Last year at the Air New Zealand Wine Awards (our nation's most prestigious wine competition), 1367 wines were entered into 17 different classes.
For the fifth year running, pinot noir reigned supreme, earning the highest gold medal tally of any variety. Central Otago has, since decades ago, cemented itself as a region paramount for its pinosity, but lately little old Marlborough has been doing an damn decent job of etching its moniker into more of the metal inside the national trophy cabinet.
Marlborough now produces half of our entire pinot noir harvest and is home to increasing amounts of pinot noir considered to be "Classic Wines of New Zealand" according to Michael Cooper's annual Buyer's Guide to NZ Wines.
One of the wines to take out a prestigious Pure Elite Gold medal at this year's Air New Zealand Wine awards was Steve Bird's Big Barrel pinot noir 2011. Pure Elite Gold medals are awarded to wines that score 19 points or higher out of 20 and have been 100 per cent sustainably grown and produced.
Steve firmly believes it's not only the superb fruit he's able to source from Marlborough that helped his wine edge ahead of the rest, but the innovative process known as Big Barrel Roll has added extra allure.
"I'm able to preserve the delicate flavours and aromas of our grapes by using 900-litre oak barrels and gently rolling them by hand instead of fermenting the wine in a tank - which is the traditional method used elsewhere," says Steve.
"We were looking for a way to get finer control of extraction during fermentation and to get better integration of oak.
"This way the juice, and later the wine, never spends more than a day outside the barrel from crushing to bottling, resulting in a pinot noir with great finesse, complexity and beautifully focused fruit flavours and aromas," he says.
Having tasted the wine myself (see review below) I think he's definitely on to something - there was an other-worldly silkiness and elegance to the wine which is so refreshing.
"Wine judges and consumers are growing to appreciate a more elegant style of pinot and are looking for the mark of individual winemakers rather than big blockbuster flavours," Bird says. This is reflected in wines that he's particularly fond of himself.
"Nautilus has always impressed me, along with Terravin and Fromm. I was a great fan of Clay Ridge too."
From December to February, at his home up north in Mt Maunganui, he's never far from the beach. His two kids are heavily involved in surf lifesaving and yet the minute March sneaks up, Bird will be Blenheim-bound, checking on that fruit and oiling the wheels on those big barrel rollers ready for another vintage.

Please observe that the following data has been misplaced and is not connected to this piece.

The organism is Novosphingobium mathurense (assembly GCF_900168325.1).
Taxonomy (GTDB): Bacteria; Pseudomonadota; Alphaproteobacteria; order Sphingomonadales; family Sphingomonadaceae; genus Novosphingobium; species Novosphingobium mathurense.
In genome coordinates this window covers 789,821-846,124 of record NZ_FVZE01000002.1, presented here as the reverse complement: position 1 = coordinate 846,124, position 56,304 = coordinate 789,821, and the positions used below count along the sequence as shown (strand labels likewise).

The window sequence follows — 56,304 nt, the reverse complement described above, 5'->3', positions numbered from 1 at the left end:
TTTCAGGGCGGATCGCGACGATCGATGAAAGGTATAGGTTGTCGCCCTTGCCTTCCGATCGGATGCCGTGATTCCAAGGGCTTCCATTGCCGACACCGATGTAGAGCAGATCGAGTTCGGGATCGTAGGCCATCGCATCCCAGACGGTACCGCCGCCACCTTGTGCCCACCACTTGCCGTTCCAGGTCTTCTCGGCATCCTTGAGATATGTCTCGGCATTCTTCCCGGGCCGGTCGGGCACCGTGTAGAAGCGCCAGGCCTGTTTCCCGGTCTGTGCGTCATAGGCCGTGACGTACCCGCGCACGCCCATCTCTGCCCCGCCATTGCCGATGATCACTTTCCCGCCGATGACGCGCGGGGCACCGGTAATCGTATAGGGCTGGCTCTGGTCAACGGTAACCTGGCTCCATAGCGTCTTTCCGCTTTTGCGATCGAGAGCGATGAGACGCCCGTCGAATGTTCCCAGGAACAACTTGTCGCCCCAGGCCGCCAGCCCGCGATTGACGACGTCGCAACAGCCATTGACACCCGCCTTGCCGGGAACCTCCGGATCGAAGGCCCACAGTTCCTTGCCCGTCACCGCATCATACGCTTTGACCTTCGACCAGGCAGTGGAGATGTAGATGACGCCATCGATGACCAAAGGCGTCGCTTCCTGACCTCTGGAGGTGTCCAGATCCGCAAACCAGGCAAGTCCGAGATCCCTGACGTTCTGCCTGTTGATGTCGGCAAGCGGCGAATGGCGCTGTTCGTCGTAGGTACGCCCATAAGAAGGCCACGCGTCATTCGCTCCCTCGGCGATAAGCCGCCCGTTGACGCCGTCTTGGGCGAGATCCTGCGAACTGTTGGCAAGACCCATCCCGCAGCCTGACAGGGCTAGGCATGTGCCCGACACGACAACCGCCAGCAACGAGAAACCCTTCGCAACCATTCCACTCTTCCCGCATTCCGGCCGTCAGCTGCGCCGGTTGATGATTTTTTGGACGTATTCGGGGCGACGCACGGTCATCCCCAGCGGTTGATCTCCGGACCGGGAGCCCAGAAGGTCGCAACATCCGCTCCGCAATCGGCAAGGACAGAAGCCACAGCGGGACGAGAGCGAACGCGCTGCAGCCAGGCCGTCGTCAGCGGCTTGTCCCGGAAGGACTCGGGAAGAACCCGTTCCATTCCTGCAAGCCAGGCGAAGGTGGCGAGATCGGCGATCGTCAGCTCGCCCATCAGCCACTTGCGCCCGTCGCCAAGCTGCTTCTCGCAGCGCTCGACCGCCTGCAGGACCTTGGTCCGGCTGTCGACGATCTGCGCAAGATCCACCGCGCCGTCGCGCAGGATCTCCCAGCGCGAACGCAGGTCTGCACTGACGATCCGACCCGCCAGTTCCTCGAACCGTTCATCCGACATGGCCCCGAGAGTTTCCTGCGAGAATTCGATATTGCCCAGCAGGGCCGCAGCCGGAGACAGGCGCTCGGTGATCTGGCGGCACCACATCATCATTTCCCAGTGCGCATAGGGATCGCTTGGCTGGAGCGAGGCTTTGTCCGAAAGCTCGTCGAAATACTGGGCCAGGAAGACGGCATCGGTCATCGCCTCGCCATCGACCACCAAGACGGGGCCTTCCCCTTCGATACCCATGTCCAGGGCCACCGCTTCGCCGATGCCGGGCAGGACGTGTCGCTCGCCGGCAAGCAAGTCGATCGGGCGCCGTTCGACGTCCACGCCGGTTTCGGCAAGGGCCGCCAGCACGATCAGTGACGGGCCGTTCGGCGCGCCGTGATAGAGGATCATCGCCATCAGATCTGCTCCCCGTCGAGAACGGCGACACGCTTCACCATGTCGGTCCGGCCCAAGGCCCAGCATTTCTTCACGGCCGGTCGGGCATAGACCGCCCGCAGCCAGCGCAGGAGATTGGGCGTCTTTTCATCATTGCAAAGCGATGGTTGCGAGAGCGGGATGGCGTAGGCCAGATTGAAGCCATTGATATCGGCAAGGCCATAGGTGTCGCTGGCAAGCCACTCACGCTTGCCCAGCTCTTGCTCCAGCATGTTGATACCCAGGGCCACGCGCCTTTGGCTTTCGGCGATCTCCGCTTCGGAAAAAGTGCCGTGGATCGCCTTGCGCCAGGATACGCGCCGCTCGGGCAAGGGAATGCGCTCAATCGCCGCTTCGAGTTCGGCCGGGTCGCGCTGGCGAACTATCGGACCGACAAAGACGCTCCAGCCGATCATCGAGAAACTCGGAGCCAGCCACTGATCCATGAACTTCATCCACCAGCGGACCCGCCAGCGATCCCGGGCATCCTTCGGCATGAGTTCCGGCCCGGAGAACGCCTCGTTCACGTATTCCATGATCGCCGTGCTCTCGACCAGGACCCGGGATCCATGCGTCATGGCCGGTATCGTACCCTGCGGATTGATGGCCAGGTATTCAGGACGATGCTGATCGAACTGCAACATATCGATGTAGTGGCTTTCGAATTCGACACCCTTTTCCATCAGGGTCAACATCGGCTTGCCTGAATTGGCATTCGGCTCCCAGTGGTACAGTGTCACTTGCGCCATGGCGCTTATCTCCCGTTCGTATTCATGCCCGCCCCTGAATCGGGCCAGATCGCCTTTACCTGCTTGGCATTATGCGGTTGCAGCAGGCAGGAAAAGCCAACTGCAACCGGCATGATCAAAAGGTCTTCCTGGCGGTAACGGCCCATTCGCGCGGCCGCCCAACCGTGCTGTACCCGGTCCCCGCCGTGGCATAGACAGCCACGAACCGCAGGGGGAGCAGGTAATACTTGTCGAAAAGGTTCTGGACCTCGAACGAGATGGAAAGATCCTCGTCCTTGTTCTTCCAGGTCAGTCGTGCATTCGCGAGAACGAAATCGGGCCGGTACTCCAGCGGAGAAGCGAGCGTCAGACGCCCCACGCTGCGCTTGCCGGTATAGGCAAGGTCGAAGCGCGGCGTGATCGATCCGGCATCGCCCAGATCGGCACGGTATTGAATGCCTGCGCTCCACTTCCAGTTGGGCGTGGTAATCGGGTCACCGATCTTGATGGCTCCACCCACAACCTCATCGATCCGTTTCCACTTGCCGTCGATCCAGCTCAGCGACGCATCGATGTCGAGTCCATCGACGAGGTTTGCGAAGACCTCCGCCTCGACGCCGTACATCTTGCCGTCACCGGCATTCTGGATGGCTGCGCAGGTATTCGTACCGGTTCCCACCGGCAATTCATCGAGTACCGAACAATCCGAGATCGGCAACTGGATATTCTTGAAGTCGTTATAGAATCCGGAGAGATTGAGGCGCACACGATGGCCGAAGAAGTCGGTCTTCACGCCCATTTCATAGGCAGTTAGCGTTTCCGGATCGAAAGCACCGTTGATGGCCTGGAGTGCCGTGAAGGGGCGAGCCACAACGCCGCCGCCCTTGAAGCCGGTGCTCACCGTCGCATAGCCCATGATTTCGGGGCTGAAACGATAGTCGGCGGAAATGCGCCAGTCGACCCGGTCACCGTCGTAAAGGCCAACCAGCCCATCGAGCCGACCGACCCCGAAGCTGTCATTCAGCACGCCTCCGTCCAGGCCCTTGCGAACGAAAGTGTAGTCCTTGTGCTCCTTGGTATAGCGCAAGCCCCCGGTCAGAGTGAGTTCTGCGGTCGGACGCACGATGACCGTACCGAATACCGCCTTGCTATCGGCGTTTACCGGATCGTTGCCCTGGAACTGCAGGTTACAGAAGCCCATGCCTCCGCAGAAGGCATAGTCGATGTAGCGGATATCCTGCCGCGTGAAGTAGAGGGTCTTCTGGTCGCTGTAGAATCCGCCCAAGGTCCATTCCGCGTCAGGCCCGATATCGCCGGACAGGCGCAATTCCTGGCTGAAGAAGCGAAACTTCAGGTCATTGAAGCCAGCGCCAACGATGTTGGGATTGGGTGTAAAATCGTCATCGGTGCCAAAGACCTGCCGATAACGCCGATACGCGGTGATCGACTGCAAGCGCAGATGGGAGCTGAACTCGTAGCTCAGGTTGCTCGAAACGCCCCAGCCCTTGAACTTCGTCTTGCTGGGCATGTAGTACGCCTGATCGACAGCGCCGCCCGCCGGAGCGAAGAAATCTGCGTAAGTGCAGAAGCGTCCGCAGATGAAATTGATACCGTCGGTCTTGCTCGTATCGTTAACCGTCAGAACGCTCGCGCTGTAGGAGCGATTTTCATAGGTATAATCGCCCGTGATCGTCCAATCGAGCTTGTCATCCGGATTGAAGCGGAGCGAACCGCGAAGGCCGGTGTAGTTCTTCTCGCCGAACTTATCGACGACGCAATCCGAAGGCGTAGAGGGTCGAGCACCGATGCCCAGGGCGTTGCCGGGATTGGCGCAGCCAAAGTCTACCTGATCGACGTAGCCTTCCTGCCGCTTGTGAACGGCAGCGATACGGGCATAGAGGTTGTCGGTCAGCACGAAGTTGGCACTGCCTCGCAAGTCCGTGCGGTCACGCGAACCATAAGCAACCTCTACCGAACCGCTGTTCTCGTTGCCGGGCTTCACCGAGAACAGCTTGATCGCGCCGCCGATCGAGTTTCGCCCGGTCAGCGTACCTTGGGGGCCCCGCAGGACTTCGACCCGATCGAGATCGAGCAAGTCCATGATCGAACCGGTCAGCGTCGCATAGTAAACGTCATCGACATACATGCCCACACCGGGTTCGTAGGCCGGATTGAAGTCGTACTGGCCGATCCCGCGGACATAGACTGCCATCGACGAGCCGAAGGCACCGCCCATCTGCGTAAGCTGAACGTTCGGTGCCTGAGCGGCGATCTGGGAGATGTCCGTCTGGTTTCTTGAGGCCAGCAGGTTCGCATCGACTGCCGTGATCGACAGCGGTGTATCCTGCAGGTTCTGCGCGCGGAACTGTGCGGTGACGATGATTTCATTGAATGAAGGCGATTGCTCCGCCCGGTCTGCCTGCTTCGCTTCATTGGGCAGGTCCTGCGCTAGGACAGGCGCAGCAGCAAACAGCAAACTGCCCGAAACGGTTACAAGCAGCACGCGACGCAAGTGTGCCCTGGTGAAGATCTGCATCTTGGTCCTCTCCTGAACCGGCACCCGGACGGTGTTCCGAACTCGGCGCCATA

Waste of grapesThe skins and seeds of grapes left over from the winemaking process (otherwise known as "grape pomace" or "marc") are really useful and have been used in all sorts of products, ranging from oils, soaps and cosmetics to grappa, skincare, vitamins, compost and feed for dairy cows. But a breaking news report from Dairyreporter.com has detailed how two Oregon State University researchers have shown that pinot noir grape pomace may be used as an alternative source of antioxidant dietary fibre to strengthen yoghurt and salad dressings' fibre content and to boost their shelf life in the fridge. And, more importantly, the flavours were appealing to consumer taste-testers. For the full article visit www.dairyreporter.com
Wine biography at book fair
Late last year, as part of the 50th anniversary of Villa Maria, founder Sir George Fistonich released a book, The Winemaker, the amazing story of how the company was founded. What I really enjoyed about the book was that it opened my eyes to how Sir George's unwavering vision carried the company through crisis, triumph and all sorts of craziness on the way.
For years I'd been guilty of thinking that Villa Maria had always been around and that because the company appeared large and prosperous, that it had always been that way; an ever-growing, award-winning fixture in our Kiwi winescape. I couldn't have been more wrong.
I mean, hell's bells, the wine industry is a scary business at the best of times, but some of the obstacles Villa Maria had to hurdle back in the bad old days make for nail-biting stuff.
It's a good, romping read. Sure, it's geared toward Sir George's achievements (but where would the company be without those?) yet he also celebrates and gives their due to all his past (and present) winemakers, colourful members of staff loyal over the decades and, of course, to his wife and family, who've been lovingly dealing with Sir George's visions and ambitions since that very first harvest back in 1962.
The book has also just been named as a finalist in the prestigious Gourmand World Awards for Wine and Drinks Books (part of the Gourmand World Cookbook Awards). With five finalists in the category "Drink History" at Gourmand, Sir George's book will be up against publications from France, China, the UK and the US and it will be judged later this month.
All finalist books will also be featured at the Paris Cookbook Fair held in conjunction with this event - very flash indeed.